This browser is not actively supported anymore. For the best passle experience, we strongly recommend you upgrade your browser.
| 2 minutes read

Arbitration clauses: drafting tips

Following Brexit, there is increasing interest in English arbitration. One of the key benefits of arbitration is that an arbitral award will be recognised and can be widely enforced in any country which is a signatory to the New York Convention 1958. London is a major arbitration centre and arbitration is part of the Commercial Court's routine business. 

Drafting ingredients

When drafting an agreement to arbitrate, it should contain the following ingredients:

  • a definition of the disputes to be arbitrated;
  • the agreement that the disputes will be arbitrated (and the rules that will apply to the arbitration);
  • the seat of the arbitration; and
  • the governing law of the contract.

Also, arbitration agreements often specify the number of arbitrators and the language of the arbitration.  

There can sometimes be other considerations too, such as the nationality and qualifications of the tribunal, how the tribunal is appointed, where the hearings should take place and whether to use institutional rules (such as the LCIA or ICC).

FAQs and tips

  1. The seat of the arbitration determines the supervising Court and also the curial law (the procedural law governing the arbitration). Some points to note:
    • If the seat of an arbitration is in England and Wales, the procedural law will be the Arbitration Act 1996 and the supervising Court will be the Commercial Court.
    • The Commercial Court retains powers to order injunctions and interim remedies to support arbitrations.  These powers are broad and extend to making orders to help with the formation of the tribunal and to give directions as to the conduct of the arbitration; 
    • The curial/procedural law does not have to be the same as the law governing the contract.
  2. The Arbitration Act 1996 contains a complete procedure: there is no need to adopt any institutional rules (although parties sometimes prefer to do so, especially in the context of international arbitration).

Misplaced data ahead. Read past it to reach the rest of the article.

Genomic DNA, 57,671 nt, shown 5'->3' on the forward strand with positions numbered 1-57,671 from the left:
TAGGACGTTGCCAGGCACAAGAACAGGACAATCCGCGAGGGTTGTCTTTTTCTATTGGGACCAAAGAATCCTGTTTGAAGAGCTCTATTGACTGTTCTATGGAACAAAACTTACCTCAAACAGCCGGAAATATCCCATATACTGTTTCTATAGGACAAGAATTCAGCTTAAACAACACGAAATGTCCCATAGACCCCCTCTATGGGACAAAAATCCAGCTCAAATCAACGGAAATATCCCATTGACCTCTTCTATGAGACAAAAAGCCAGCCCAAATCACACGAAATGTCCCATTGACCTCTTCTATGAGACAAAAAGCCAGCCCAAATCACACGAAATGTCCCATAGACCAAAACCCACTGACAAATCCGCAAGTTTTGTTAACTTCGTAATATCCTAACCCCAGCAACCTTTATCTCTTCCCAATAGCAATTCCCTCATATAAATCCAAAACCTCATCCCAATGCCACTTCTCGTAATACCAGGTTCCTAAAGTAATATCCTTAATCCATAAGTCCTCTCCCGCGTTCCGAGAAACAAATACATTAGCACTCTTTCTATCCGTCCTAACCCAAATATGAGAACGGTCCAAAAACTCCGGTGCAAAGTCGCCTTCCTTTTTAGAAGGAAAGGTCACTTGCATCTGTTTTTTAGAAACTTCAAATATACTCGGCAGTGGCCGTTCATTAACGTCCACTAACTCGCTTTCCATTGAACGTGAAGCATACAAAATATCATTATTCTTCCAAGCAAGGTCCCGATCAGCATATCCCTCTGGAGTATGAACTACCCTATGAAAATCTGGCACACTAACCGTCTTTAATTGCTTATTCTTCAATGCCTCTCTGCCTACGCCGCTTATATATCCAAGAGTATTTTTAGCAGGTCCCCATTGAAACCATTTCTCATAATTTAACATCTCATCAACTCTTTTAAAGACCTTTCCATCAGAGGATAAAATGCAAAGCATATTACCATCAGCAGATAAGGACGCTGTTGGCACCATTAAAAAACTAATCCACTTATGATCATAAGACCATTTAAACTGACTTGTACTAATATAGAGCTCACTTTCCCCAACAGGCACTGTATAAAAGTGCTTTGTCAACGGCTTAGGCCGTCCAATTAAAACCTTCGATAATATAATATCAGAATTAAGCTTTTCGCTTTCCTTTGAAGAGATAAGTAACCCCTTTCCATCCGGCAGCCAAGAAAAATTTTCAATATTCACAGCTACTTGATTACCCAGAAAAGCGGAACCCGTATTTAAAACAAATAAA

3. An arbitration agreement will oust the jurisdiction of the Courts.  The English Courts will uphold and enforce agreements to arbitrate. This means that if Court proceedings are brought in breach of an arbitration agreement, they will be stayed.  Similarly, if there is a problem with the arbitral process (such as a defect in the arbitration agreement), the Commercial Court will still give effect to the parties' intention to arbitrate.
  4. If the parties have agreed to arbitration, the contract should not contain a clause specifying a Court has jurisdiction to determine disputes.
  5. Arbitration is confidential and agreements to arbitrate are only binding on the parties to that agreement. These features of arbitration make it very difficult to join third parties to an existing arbitration.  Therefore, if there is a chance that a dispute will involve multiple parties, this should be considered at the time the arbitration agreement is negotiated. This is a complex issue: it may be that arbitration is not appropriate.
  6. If the parties have decided to use institutional rules (rather than relying on the curial law), the arbitral institutions usually publish standard sample arbitration clauses.  
  7. The costs and indicative fees for the various institutions are also published.  It is worth paying attention to the fact that sometimes the costs burden can fall disproportionately on the claimant.